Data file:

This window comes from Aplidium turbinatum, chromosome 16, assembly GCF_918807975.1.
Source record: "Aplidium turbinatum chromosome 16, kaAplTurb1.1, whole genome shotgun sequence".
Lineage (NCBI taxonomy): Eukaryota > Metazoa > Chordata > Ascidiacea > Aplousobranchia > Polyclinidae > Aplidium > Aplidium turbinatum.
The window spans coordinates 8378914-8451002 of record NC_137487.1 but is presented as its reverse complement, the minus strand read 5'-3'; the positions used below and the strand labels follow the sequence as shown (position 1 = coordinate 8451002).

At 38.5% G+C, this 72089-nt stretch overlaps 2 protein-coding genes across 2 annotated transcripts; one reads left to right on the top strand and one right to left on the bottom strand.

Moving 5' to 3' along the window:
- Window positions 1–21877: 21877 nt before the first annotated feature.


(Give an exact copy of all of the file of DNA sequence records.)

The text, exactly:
This window comes from Aplidium turbinatum, chromosome 16, assembly GCF_918807975.1.
Source record: "Aplidium turbinatum chromosome 16, kaAplTurb1.1, whole genome shotgun sequence".
Lineage (NCBI taxonomy): Eukaryota > Metazoa > Chordata > Ascidiacea > Aplousobranchia > Polyclinidae > Aplidium > Aplidium turbinatum.
The window spans coordinates 8378914-8451002 of record NC_137487.1 but is presented as its reverse complement, the minus strand read 5'-3'; the positions used below and the strand labels follow the sequence as shown (position 1 = coordinate 8451002).

At 38.5% G+C, this 72089-nt stretch overlaps 2 protein-coding genes across 2 annotated transcripts; one reads left to right on the top strand and one right to left on the bottom strand.

Moving 5' to 3' along the window:
- Window positions 1–21877: 21877 nt before the first annotated feature.